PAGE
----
Predictive Analytics

New tools are boosting the power of predictive analytics.

Knowing the future of life and death for everyone may be the ultimate goal of predictive analytics. However, first it's essential to determine how it applies to specific industries such as commercial real estate.

Commercial real estate professionals apply predictive analytics using the classic CCIM demand/supply/gap model. Combining powerful, cost-effective computer capability with big data sources provides a greatly expanded version of the CCIM model in a business environment fixated on instant gratification.

Traditionally, the real estate model concentrated on population growth, job growth, and household formation, which predicts demand for industrial, residential, retail, and office property growth. The same technology driving the success of Amazon also gives commercial real estate professionals new tools to evaluate demand and analyze supply for more accurate analytics.

Ascendance of 24-Hour Cities

The commercial real estate economist Hugh F. Kelly recently described how an office rent premium of 28.8 percent in the 24-hour cities of Boston, Chicago, New York City, Philadelphia, San Francisco, Seattle, and Washington, D.C., compared to their adjacent suburbs during a 21-year study period. The definition of a 24-hour city is a place where people live, work, and recreate, according to Baruch College research.

Also of note, these same 24-hour cities are included among the top 20 contenders that Amazon recently announced for its second headquarters. This presents an unusual opportunity for the use of predictive analytics.

The Amazon request for proposal describes the city characteristics, which closely parallels the content of the CCIM  CI 102 Market Analysis course and is based on the market-verified principle that market analysis drives financial analysis.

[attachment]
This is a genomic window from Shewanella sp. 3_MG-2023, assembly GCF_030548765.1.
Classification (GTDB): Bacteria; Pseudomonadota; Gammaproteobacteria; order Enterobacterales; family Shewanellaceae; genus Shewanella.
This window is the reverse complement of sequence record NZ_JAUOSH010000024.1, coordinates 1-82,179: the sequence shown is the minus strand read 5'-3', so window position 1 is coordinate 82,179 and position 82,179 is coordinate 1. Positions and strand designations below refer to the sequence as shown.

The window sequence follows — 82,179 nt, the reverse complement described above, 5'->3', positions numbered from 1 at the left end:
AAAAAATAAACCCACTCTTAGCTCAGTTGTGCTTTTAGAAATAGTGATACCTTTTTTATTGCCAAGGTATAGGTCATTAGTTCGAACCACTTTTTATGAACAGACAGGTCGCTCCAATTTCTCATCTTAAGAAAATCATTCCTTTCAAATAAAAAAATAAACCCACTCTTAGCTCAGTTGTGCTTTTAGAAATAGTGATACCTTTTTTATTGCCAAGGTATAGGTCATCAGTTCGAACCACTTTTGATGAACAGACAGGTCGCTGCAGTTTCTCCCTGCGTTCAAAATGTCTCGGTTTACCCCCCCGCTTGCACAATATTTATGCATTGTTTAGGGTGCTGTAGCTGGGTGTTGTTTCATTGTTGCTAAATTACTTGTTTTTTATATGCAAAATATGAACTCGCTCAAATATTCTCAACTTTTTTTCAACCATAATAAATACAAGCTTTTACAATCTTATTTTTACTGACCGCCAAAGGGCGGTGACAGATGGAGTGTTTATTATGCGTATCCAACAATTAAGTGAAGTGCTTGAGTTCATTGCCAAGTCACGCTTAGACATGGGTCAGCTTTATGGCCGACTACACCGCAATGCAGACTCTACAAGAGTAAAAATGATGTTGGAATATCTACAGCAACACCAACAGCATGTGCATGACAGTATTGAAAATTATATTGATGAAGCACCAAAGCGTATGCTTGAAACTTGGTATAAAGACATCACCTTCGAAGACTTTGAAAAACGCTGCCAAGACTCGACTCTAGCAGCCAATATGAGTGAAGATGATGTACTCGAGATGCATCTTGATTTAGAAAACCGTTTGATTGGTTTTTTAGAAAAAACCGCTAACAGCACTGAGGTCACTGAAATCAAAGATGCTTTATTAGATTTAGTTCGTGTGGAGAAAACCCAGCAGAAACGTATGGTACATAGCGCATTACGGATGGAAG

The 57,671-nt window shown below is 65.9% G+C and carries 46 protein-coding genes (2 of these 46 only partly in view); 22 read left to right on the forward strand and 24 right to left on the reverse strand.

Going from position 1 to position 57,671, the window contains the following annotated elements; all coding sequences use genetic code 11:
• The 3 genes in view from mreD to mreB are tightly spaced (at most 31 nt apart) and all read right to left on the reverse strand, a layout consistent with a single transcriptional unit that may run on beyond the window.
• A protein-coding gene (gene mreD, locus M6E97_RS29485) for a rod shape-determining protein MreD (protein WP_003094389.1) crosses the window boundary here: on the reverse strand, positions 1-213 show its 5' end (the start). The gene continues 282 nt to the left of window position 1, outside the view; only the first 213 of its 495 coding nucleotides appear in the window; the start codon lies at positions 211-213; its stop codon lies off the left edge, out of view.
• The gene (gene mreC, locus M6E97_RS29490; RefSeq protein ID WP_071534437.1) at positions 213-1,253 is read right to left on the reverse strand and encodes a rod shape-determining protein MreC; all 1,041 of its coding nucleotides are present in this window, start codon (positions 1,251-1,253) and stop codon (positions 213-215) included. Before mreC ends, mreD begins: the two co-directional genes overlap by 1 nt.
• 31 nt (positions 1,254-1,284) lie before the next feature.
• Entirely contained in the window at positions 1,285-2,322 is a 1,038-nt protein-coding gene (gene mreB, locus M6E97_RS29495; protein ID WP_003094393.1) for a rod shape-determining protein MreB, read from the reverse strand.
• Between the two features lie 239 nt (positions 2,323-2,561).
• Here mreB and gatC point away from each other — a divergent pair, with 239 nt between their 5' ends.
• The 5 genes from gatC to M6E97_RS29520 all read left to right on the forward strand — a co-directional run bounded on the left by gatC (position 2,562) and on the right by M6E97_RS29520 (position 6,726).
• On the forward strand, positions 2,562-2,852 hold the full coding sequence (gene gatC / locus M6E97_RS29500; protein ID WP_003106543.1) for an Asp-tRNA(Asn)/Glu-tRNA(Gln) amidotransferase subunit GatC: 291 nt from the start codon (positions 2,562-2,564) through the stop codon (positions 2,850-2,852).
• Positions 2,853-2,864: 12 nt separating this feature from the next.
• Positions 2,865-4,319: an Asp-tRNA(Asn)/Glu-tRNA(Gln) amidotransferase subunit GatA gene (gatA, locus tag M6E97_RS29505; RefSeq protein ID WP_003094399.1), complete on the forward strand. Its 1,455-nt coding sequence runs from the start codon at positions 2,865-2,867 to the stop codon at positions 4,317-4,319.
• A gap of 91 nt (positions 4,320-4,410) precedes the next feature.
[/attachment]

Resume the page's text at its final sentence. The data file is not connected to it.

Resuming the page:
This condensed predictive model format uses Amazon criteria applied to the cities of Indianapolis; Pittsburgh; Columbus, Ohio; and Raleigh, N.C., to analyze the commercial real estate investment. This assumes none of these cities will become Amazon HQ2.

CCIM Institute offers members a packaged set of predictive analytic elements in STDB business analytics and optimization. While the analytics can be sophisticated, the simple basics also can be valuable. For example, the demand model from the CCIM CI 102 course is one of these basic, but very powerful, models.

Applying Predictive Analytics

For the application of predictive analytics, the focus will be on total employment, as well as educational attainment defined as the number of workers with four-year college degrees and those with advanced degrees. The education level of the workforce and employment-to-population ratio indicates the ability of a local economy to create jobs.

MJ18_21a

A higher employment-to-population ratio will have a positive impact on the gross domestic product per capita. The growth industries in the U.S. economy include intellectual property, artificial intelligence, and other knowledge-based sectors. In these sectors, companies will move to or form start-ups in the cities.

The graphic illustrates the employment and educational levels for the four selected cities. Designated market areas were used to define the study area, and nonfarm employment was used to calculate the employment-to-population ratio.

Columbus, Ohio, ranks highest for the ratio score, but Raleigh-Durham, N.C., has the most educated population. Other more extensive and rigorous analytics include population growth predictions; jobs analysis; and long-term occupancy by product type and market class combined with rental rate and sale price history. Evaluating these criteria deepens knowledge of the market to devise more detailed and accurate predictions.

Toronto also ranks in the top 20 cities for Amazon HQ2. Its unique attribute is an 800-acre area on the downtown lakefront called Quayside. A Google-owned company named Sidewalk Labs has won the contract to remake Toronto as the city of tomorrow. This transformation will include self-driving buses, modular homes, and offices, retail, and cultural spaces all  connected by sensors and other leading technologies.

These analytics are integral components of the CCIM curriculum and STDB BAO. The commercial real estate market is competitive, and time is the scarcest resource. Choose wisely and use CCIM technology resources to be successful.

Thomas C. Bothen, CCIM

Thomas C. Bothen, CCIM, is a CCIM Institute senior instructor and director of investment analytics at One Chicago Realty in Oak Brook, Ill. Contact him at tcbothen@aol.com.

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CIRE May/June 2018